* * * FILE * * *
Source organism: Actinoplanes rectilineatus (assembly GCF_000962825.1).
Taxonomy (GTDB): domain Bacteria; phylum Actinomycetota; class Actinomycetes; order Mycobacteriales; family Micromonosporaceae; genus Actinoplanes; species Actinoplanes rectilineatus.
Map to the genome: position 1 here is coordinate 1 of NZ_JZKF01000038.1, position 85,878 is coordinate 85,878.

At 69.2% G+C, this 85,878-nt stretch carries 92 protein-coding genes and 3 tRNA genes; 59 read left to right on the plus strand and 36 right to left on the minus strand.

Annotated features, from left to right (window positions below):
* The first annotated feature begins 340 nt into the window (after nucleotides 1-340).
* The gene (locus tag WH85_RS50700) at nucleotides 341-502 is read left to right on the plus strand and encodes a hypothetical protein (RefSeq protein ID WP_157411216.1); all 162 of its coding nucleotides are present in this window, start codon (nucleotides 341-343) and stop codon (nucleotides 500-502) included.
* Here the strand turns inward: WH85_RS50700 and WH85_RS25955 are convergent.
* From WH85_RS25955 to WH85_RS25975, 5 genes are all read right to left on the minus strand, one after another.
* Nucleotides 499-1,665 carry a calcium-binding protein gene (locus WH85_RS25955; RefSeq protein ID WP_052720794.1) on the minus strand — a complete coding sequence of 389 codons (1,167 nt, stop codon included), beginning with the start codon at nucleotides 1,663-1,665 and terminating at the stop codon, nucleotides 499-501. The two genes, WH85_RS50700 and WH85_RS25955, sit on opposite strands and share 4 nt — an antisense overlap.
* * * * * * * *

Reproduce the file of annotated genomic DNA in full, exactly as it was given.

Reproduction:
Source organism: Actinoplanes rectilineatus (assembly GCF_000962825.1).
Taxonomy (GTDB): domain Bacteria; phylum Actinomycetota; class Actinomycetes; order Mycobacteriales; family Micromonosporaceae; genus Actinoplanes; species Actinoplanes rectilineatus.
Map to the genome: position 1 here is coordinate 1 of NZ_JZKF01000038.1, position 85,878 is coordinate 85,878.

At 69.2% G+C, this 85,878-nt stretch carries 92 protein-coding genes and 3 tRNA genes; 59 read left to right on the plus strand and 36 right to left on the minus strand.

Annotated features, from left to right (window positions below):
* The first annotated feature begins 340 nt into the window (after nucleotides 1-340).
* The gene (locus tag WH85_RS50700) at nucleotides 341-502 is read left to right on the plus strand and encodes a hypothetical protein (RefSeq protein ID WP_157411216.1); all 162 of its coding nucleotides are present in this window, start codon (nucleotides 341-343) and stop codon (nucleotides 500-502) included.
* Here the strand turns inward: WH85_RS50700 and WH85_RS25955 are convergent.
* From WH85_RS25955 to WH85_RS25975, 5 genes are all read right to left on the minus strand, one after another.
* Nucleotides 499-1,665 carry a calcium-binding protein gene (locus WH85_RS25955; RefSeq protein ID WP_052720794.1) on the minus strand — a complete coding sequence of 389 codons (1,167 nt, stop codon included), beginning with the start codon at nucleotides 1,663-1,665 and terminating at the stop codon, nucleotides 499-501. The two genes, WH85_RS50700 and WH85_RS25955, sit on opposite strands and share 4 nt — an antisense overlap.